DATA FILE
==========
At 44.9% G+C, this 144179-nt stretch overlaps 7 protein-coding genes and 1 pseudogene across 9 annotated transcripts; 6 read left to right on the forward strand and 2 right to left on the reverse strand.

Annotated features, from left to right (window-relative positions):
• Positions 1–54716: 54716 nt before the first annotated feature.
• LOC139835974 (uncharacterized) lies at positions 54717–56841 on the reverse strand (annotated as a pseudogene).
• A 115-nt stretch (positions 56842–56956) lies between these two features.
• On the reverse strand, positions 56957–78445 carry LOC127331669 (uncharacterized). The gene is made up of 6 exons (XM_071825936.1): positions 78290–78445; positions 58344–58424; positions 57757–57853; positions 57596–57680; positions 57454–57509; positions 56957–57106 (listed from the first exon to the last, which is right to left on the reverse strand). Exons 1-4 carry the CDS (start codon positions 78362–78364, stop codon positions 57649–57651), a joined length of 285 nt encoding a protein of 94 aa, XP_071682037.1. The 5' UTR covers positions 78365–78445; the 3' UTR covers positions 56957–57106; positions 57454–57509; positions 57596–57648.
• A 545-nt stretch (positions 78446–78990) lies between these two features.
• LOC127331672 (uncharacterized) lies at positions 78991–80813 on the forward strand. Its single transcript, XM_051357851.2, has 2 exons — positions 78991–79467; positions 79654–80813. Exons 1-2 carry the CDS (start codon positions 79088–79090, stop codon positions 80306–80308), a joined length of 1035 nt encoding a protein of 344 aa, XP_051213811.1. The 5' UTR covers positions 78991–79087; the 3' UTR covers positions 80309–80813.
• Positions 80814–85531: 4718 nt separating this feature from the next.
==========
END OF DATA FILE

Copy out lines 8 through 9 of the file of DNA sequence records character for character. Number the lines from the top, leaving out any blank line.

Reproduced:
• LOC127331672 (uncharacterized) lies at positions 78991–80813 on the forward strand. Its single transcript, XM_051357851.2, has 2 exons — positions 78991–79467; positions 79654–80813. Exons 1-2 carry the CDS (start codon positions 79088–79090, stop codon positions 80306–80308), a joined length of 1035 nt encoding a protein of 344 aa, XP_051213811.1. The 5' UTR covers positions 78991–79087; the 3' UTR covers positions 80309–80813.
• Positions 80814–85531: 4718 nt separating this feature from the next.